kid living in some plantation in the middle of nowhere he'd had one copy of one issue of a newspaper that he read over and over and over again. Whatever gossip and inaccuracies were in that one copy of the newspaper, John Calhoun took to heart and memorized. With all this different stuff coming at you on the Internet, it's probably healthier in the long run. People are not racing out mad
as dogs because they heard one rumor that Hillary Clinton murdered Vince Foster, or something.

You write that before radio and film
and TV, politicians were our celebrities. Now it seems we've come back to that. You can't go a week when there isn't some movie being
released with a Bill Clinton-type president in it.


The line is certainly blurred. That's because the political parties have fallen apart, so politicians have to sell themselves.
They need media attention and have to do whatever it takes to get media attention. And because people are not as interested in politicians as they are in singers, actors and
other entertainment celebrities, they have to put up with a lot more abuse.

Bill Clinton is a real pioneer in that. He so often resuscitates his
career by going on TV and making people feel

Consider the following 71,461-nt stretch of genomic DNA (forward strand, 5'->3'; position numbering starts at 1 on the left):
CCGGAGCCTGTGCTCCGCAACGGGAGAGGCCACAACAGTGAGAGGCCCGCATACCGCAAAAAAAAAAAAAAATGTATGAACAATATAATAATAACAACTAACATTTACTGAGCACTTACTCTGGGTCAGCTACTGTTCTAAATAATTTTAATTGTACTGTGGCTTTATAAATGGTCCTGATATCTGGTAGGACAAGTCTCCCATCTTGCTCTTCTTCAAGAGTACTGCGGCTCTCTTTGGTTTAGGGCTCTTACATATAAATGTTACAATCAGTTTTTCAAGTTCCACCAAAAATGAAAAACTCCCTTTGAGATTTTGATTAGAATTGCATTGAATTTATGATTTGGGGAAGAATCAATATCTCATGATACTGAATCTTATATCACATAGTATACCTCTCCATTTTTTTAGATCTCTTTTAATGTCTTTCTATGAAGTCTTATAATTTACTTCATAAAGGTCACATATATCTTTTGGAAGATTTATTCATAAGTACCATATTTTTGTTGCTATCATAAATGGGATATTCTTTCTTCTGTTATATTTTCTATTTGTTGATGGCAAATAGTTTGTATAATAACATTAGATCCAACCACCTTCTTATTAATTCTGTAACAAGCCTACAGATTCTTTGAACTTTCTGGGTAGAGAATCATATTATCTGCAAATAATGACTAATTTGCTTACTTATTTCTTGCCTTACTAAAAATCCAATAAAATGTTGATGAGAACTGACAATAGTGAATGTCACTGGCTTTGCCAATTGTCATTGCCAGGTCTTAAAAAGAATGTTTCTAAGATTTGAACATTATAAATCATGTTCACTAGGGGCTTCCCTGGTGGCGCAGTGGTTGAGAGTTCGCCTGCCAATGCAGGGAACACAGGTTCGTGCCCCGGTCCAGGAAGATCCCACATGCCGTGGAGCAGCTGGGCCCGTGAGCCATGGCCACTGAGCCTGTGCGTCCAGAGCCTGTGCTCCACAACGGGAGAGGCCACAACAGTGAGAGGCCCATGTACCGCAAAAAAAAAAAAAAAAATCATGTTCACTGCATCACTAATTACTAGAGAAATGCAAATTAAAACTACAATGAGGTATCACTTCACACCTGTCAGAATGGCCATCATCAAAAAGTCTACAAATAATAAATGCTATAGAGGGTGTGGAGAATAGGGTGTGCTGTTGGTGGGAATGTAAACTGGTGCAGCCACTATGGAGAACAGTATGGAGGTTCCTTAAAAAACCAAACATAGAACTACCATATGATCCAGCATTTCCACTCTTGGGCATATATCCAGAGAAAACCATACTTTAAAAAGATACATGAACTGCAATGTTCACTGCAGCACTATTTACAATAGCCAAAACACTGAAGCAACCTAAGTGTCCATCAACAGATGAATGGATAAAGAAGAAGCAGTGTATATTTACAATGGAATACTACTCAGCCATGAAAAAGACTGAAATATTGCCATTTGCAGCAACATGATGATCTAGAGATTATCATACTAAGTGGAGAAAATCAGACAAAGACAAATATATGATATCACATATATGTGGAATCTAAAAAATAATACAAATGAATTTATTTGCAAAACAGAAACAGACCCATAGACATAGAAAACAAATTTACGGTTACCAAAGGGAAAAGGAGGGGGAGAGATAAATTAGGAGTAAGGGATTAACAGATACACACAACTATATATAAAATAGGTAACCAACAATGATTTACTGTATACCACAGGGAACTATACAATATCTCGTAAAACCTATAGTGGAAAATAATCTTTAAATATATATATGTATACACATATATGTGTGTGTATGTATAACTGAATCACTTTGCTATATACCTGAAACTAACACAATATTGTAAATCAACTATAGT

comfortable with him. But in the process of doing that, he also lost some of the dignity that politicians used to have when
they were more remote. If you want to be that accessible -- talking about your underwear on MTV -- you're inevitably going to lose protection from the more outrageous forms of discourse.

You write about Grover Cleveland, who was wrongly
accused of fathering and abandoning a child, and cite a Rev. Ball who kept pushing the rumors. "Behind almost every gossip-driven campaign," you write, "there lies a figure like Ball, someone who is willing to work full-time spreading and improving upon
the scandal." Is Kenneth Starr a modern-day Rev. Ball?

[Laughs] I was in Pittsburgh on the book tour, where Richard Mellon Scaife, the
right-wing guy who funds so many of these things, lives and owns a newspaper. Everybody there wanted to talk about him as the Rev. Ball. Everyone finds their own Rev. Ball in this one. There are several candidates. [Rep.] Dick Armey [R-Texas] looks like he wants to be Rev. Ball.